Ultimately, they lost. The only people who could testify to how long the community had been there were First Nations people, and it was agreed by the courts that Indigenous people weren't reliable witnesses because they couldn't tell time.
Unearthing family secrets
In 1931, when Rennie's father Herbert was just three years old, the houses at Brockton Point were burned down and the families removed. Only one house was allowed to remain. The owner, who hadn't been formally named as a defendant in the court battle, lived in the park until 1957. Then that house, too, was demolished.
Rennie Smith lived most of her life knowing none of this. But in 2005, she and her father, Herbert, met with Jean Barman, a B.C. historian.
Rennie's father had been raised to be ashamed of Stanley Park and his First Nations roots, and Rennie will never forget watching him open up to Barman, discussing his long-kept secret for the first time.
"He was, at times, defeated," recalled Rennie. "His body actually slumped. And it was over, the lies were over."
But for Rennie, something else was beginning—the fight to get her ancestors' home recognized.
"I have no cultural tradition. I'm tribeless. But not anymore," she said.
Never officially recognized
Over the next decade, Rennie contacted city officials, parks officials, the media.... anyone who would listen. She wanted the Brockton Point community—more specifically, the lilac bushes her great-grandmother had planted, and the traditional burial grounds—acknowledged and recognized.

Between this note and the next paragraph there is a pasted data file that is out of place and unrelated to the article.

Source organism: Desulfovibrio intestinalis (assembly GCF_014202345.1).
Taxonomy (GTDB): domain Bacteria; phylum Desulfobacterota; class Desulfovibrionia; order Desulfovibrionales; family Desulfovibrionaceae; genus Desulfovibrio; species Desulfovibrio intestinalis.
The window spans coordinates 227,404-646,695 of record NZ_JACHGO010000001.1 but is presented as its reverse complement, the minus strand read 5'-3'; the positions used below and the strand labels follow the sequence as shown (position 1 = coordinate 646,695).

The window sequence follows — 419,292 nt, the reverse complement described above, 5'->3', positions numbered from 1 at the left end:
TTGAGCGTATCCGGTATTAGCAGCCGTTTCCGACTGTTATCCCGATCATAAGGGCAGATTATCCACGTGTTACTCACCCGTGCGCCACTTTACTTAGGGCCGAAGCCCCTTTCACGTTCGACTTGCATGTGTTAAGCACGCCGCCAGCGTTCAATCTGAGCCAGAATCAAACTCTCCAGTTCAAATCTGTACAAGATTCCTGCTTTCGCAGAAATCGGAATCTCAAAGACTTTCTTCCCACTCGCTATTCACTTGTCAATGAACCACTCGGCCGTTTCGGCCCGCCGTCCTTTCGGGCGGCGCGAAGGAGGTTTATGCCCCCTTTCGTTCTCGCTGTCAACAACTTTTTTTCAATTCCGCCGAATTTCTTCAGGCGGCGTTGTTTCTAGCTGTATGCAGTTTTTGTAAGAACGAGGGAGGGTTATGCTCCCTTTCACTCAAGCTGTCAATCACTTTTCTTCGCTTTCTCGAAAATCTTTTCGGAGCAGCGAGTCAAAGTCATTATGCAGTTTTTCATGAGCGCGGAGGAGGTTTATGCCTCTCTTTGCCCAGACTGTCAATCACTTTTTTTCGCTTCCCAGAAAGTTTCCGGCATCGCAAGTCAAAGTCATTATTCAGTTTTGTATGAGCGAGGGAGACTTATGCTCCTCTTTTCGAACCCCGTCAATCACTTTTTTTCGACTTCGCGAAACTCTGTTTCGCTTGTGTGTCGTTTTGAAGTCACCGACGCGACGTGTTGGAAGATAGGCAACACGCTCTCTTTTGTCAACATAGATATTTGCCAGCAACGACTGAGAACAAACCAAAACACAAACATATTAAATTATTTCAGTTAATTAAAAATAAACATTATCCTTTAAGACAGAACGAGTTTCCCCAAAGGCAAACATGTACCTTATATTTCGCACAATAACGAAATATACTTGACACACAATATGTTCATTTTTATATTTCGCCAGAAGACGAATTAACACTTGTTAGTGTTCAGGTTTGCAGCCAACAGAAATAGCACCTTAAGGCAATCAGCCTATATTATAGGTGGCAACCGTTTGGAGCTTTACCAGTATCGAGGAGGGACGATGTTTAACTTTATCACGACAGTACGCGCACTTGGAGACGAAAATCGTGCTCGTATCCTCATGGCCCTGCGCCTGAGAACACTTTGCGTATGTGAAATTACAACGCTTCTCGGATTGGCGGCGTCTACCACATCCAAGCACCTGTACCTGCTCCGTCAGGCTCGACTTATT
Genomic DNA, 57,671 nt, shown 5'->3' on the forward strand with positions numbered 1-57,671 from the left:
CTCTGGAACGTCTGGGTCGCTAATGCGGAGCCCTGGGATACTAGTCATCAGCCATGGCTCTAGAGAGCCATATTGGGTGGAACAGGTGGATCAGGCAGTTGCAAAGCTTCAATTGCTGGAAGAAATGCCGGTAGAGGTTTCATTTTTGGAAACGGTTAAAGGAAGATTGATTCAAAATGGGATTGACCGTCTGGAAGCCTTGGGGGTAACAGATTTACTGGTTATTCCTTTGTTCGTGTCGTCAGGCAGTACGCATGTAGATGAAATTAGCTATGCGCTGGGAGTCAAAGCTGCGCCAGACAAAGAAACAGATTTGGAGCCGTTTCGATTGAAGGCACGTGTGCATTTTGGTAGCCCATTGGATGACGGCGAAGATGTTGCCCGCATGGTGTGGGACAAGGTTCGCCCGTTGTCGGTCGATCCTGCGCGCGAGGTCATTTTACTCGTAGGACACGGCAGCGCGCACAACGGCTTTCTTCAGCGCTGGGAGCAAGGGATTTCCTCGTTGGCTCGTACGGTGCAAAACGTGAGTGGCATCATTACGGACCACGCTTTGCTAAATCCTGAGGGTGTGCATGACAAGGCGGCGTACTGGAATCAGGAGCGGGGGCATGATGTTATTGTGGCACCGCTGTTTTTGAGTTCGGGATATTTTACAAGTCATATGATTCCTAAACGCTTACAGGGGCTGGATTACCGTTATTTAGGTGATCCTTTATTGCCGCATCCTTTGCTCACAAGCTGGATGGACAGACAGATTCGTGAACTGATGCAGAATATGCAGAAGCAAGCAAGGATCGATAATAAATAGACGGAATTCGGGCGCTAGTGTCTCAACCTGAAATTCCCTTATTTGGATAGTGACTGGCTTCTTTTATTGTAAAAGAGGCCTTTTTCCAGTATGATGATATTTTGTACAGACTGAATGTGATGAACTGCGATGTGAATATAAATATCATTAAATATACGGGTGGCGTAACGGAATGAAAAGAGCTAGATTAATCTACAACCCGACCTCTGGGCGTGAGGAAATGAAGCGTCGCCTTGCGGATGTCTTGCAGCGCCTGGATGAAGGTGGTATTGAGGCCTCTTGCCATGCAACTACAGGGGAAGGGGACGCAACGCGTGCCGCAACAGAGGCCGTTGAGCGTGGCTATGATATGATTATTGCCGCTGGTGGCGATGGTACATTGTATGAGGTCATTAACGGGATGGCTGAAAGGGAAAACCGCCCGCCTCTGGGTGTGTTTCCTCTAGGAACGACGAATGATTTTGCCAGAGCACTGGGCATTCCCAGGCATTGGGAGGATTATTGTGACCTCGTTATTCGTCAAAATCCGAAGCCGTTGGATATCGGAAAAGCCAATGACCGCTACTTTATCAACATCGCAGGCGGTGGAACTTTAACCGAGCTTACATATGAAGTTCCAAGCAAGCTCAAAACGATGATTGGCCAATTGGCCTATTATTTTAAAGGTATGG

But a cancer she had first fought in her mid-twenties came back, and put everything on hold.
Then, in July 2018, Rennie learned of a colonial audit that was taking place for Stanley Park. The audit, approved by the Vancouver Park Board, meant there would be investigations into the Board's colonial practices, including the removal of First Nations people from city parks.
Smith saw the colonial audit as an opportunity, but was uncertain she would be included in it. The community at Brockton Point has never been formally recognized as a First Nations community in Vancouver.
One early spring day in 2019, Rennie was able to talk to someone face to face about her concerns for the park, in relation to the audit. Rennie met with the city's Reconciliation Planner, Rena Soutar, at Brockton Point, where the two women chatted by the lilacs, discussing the need to have them tended.
Rennie also offered to write a statement for the Park Board, explaining the Smith family history. She left the meeting feeling a small step closer to her final goal: having her family's heritage, like those neglected lilacs, respected and acknowledged.
"I'm so glad you're here doing this work, because now maybe the lilacs can get pruned," Smith told Soutar. "I want so badly for Stanley Park to be treated differently… all of Brockton Point treated differently."
To hear the full documentary, tap or click the Listen link at the top of this page.
Alex de Boer is a journalist and nonfiction storyteller based in Vancouver. Alex is the Podcast Coordinator at CiTR 101.9FM where she heads the station's Spoken Word Department. She is a reporter and producer on CiTR's weekly news show, Democracy Watch and the award-winning Vancouver current affairs podcast, Seeking Office. Alex holds a Bachelor of Arts in Political Science and History and a Master's of Journalism from the University of British Columbia.
This documentary was edited by Alison Cook. Special thanks to Nic Meloney at CBC Indigenous for his advisement.